“The sources of revenues needed to carry out investments in energy development and ensure service sustainability need to be identified.”

Rural Electrification Fund board chairman Mr Willard Chiwewe said: “It is my wish that once this draft Rural Energy Master Plan is finalised and adopted, you will work out mechanisms to from your Government colleagues, as this Rural Energy Master Plan has relevance not only to your ministry (Energy and Power Development), but to all other sectors of our economic endeavour as well.

“I wish to say now we are coming to the end of the journey, kindly make sure that you (stakeholders) participate actively in order to give a positive shape to the final Rural Energy Master Plan.”

The Rural Energy Master Plan was launched in 2015, with five phases namely inception and planning, market study, master planning, financial and economic analysis and the REMP Finalisation phase.

Its implementation is expected to change the outlook of rural areas, which will have access to electricity through the rural electrification programme.

It is expected that constant power supplies to the rural areas will turn service centres into employment hubs, as investors attracted by the abundant natural resources in such areas flock in.

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  • Madara

    I also have a plan to build a fusion reactor under my house. which will power the whole of zimbabwe for free and with plenty of power to sell to the rest of africa. my plan is so that we can sort all our problems so easily.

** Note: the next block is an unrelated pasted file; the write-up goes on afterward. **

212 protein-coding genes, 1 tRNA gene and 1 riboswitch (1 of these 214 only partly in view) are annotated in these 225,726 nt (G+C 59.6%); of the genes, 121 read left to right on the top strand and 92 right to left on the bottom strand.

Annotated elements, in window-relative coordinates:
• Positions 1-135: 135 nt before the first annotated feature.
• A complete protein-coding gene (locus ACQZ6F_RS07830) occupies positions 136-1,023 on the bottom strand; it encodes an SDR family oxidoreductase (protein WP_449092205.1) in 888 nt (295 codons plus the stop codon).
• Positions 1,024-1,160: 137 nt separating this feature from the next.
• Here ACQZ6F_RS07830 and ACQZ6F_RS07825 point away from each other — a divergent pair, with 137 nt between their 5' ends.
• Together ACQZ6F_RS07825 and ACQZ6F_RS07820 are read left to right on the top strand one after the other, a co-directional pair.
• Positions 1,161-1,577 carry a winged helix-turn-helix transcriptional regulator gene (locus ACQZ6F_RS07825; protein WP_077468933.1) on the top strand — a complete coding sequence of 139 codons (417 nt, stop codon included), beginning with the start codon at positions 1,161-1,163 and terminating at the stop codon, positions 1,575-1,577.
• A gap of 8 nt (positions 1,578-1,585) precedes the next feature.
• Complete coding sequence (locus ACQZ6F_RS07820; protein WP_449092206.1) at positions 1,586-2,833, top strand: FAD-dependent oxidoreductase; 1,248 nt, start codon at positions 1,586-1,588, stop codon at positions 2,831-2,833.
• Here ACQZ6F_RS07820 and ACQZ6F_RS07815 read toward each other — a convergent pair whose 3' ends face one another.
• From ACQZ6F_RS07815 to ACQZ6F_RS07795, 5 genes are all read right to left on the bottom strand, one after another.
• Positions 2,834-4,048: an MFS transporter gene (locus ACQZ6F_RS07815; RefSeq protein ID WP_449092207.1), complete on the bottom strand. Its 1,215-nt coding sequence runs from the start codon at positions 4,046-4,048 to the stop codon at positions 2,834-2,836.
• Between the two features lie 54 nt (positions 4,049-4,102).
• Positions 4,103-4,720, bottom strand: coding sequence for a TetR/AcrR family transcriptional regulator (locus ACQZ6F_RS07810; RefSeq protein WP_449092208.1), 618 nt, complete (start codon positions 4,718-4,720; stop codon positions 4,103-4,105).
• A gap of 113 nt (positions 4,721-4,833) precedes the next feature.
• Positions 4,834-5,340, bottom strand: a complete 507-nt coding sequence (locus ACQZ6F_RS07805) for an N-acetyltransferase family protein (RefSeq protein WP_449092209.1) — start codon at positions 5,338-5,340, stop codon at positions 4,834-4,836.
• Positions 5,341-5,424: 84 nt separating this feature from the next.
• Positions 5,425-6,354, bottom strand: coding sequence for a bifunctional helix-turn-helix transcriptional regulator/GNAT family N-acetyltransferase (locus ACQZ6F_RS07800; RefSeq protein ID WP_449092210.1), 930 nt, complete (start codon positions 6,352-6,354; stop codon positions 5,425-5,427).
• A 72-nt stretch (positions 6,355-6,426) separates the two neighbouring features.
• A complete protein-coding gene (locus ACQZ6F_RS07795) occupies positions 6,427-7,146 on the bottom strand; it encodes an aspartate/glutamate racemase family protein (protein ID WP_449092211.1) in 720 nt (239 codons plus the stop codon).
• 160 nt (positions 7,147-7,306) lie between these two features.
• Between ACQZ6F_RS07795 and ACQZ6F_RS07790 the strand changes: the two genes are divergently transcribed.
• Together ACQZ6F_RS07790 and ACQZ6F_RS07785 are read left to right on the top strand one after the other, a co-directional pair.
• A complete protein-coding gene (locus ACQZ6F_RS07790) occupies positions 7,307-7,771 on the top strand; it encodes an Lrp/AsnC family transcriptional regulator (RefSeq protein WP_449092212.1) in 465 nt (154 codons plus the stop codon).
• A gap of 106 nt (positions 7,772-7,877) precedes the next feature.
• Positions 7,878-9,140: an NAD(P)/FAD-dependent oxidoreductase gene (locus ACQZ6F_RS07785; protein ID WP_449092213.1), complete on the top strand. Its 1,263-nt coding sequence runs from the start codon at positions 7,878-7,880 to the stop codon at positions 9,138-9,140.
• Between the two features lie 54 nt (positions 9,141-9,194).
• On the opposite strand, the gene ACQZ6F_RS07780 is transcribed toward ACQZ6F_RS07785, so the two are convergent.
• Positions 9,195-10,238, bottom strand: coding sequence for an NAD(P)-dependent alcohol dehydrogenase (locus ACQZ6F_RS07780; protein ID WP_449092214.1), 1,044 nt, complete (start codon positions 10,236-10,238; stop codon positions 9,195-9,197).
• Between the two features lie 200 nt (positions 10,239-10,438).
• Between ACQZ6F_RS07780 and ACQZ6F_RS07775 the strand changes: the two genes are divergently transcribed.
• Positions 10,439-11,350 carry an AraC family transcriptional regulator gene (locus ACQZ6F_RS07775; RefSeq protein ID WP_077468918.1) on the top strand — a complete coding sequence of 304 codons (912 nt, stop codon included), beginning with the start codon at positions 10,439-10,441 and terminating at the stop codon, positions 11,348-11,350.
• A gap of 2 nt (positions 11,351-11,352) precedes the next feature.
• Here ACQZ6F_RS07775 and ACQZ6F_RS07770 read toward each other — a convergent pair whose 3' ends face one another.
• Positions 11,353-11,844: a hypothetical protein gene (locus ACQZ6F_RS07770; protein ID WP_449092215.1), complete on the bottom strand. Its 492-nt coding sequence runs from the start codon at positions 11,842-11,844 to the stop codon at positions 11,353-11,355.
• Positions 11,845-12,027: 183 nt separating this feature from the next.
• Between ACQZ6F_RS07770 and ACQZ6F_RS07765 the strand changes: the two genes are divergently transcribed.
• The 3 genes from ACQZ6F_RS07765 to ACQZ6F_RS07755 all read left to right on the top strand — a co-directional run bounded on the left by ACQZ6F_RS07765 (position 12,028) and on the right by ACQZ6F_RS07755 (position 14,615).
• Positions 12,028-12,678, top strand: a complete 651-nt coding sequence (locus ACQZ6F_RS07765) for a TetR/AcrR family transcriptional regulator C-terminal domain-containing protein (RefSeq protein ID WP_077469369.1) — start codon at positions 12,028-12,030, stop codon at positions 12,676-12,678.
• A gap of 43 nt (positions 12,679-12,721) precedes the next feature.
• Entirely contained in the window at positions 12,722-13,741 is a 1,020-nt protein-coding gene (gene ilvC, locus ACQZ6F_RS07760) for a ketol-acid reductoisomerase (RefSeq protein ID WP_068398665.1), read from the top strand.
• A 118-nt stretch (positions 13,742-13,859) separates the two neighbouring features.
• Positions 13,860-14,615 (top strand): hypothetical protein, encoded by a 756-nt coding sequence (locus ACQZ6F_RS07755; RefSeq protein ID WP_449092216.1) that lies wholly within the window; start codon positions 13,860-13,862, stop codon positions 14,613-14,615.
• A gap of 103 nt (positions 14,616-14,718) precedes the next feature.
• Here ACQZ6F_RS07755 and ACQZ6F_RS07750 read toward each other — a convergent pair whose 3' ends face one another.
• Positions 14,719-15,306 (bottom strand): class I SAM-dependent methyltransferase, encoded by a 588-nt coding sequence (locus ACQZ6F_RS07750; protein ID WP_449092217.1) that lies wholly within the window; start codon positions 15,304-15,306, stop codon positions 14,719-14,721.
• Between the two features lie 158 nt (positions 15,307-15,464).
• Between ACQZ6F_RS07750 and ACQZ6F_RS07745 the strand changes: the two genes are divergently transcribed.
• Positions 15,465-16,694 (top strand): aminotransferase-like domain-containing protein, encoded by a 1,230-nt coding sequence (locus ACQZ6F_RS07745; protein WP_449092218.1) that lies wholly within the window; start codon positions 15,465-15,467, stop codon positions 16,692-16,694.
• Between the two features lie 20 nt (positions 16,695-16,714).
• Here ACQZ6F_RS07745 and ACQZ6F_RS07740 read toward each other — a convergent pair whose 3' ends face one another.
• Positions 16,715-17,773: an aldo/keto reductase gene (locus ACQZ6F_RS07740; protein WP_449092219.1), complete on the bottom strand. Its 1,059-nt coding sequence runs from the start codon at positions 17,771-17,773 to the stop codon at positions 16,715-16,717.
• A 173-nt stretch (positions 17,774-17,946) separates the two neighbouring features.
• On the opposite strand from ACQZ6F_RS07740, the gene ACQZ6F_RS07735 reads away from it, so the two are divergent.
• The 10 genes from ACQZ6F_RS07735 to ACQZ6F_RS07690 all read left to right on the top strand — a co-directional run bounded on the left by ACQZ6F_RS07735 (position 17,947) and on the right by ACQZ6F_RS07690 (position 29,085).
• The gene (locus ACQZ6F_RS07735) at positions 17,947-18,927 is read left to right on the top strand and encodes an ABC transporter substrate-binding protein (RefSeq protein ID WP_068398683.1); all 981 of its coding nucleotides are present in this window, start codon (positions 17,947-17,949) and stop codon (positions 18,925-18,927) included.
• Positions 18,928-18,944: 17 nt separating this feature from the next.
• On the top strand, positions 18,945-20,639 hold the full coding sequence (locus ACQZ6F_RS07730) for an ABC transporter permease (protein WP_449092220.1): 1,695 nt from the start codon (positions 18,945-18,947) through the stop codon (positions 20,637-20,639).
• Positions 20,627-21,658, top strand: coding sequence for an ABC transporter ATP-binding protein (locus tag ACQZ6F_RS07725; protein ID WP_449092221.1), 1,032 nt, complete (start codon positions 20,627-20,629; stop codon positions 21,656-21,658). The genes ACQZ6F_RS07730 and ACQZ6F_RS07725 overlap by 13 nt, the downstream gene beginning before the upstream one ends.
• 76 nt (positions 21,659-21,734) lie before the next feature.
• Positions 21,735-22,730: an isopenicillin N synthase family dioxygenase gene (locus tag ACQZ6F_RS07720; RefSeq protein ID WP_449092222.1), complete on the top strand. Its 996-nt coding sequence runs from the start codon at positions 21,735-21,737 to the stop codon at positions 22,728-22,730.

step one… get money…
    step 2….???
    no further steps.

    • succuba

      Just copying off Wicknell…kikikiki

  • Madara

    whos the rightful owners?
    big wigs who do nothing with the land?

    • Gonzondishefu

      You’re delusional,with adequate rains this year our farmers have proved they can produce. Thousands of families are thankful because they benefited from the land redistribution exercise.

  • succuba

    Hey Shefu… why have you gone absent from the sanctions debate you started here…

    Still waiting for your reply… come on let’s get it on…

    • Gonzondishefu

      The mining industry has always played a major part in our economy.Could you tell me why the Zimbabwe Mining Development Corporation,was on the list of targeted companies? Why were the sanctions lifted after a number of years if,the EU didn’t believe sanctions on this company were hurting our economy in general. Our human rights record is still the same so why were these sanctions lifted? We lost billions of dollars because we had to resort to selling our diamonds on the black market in countries like China. I remember minister Mpofu talking about how they were resorting to selling the diamonds under the cover of darkness.

  • Emru Kunanti

    29 months to write a plan? something that takes a couple of days…..

  • succuba

    Looks like Gonzondishefu has left the building….. I wonder why!!